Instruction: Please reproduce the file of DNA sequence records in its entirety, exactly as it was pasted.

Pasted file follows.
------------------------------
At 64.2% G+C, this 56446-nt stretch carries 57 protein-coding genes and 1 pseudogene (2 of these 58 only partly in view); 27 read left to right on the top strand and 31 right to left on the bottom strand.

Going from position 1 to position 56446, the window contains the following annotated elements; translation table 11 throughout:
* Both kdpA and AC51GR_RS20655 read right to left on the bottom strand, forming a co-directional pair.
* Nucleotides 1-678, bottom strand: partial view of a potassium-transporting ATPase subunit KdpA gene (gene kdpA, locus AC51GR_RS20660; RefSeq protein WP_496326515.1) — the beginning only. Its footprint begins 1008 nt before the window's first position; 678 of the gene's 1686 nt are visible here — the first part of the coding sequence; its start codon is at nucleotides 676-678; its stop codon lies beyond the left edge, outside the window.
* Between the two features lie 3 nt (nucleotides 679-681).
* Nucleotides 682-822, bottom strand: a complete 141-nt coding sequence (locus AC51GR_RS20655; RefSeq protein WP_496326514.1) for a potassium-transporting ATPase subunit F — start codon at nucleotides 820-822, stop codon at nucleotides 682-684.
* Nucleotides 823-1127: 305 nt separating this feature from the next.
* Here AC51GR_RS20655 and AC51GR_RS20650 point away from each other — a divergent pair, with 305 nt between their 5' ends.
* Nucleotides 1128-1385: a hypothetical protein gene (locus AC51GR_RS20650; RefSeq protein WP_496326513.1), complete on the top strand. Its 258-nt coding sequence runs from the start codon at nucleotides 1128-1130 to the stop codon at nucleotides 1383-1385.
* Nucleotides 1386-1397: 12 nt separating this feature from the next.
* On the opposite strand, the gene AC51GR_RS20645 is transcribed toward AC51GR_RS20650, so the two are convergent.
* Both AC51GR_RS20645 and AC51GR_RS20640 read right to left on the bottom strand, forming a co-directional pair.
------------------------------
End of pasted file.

At 64.2% G+C, this 56446-nt stretch carries 57 protein-coding genes and 1 pseudogene (2 of these 58 only partly in view); 27 read left to right on the top strand and 31 right to left on the bottom strand.

Going from position 1 to position 56446, the window contains the following annotated elements; translation table 11 throughout:
* Both kdpA and AC51GR_RS20655 read right to left on the bottom strand, forming a co-directional pair.
* Nucleotides 1-678, bottom strand: partial view of a potassium-transporting ATPase subunit KdpA gene (gene kdpA, locus AC51GR_RS20660; RefSeq protein WP_496326515.1) — the beginning only. Its footprint begins 1008 nt before the window's first position; 678 of the gene's 1686 nt are visible here — the first part of the coding sequence; its start codon is at nucleotides 676-678; its stop codon lies beyond the left edge, outside the window.
* Between the two features lie 3 nt (nucleotides 679-681).
* Nucleotides 682-822, bottom strand: a complete 141-nt coding sequence (locus AC51GR_RS20655; RefSeq protein WP_496326514.1) for a potassium-transporting ATPase subunit F — start codon at nucleotides 820-822, stop codon at nucleotides 682-684.
* Nucleotides 823-1127: 305 nt separating this feature from the next.
* Here AC51GR_RS20655 and AC51GR_RS20650 point away from each other — a divergent pair, with 305 nt between their 5' ends.
* Nucleotides 1128-1385: a hypothetical protein gene (locus AC51GR_RS20650; RefSeq protein WP_496326513.1), complete on the top strand. Its 258-nt coding sequence runs from the start codon at nucleotides 1128-1130 to the stop codon at nucleotides 1383-1385.
* Nucleotides 1386-1397: 12 nt separating this feature from the next.
* On the opposite strand, the gene AC51GR_RS20645 is transcribed toward AC51GR_RS20650, so the two are convergent.
* Both AC51GR_RS20645 and AC51GR_RS20640 read right to left on the bottom strand, forming a co-directional pair.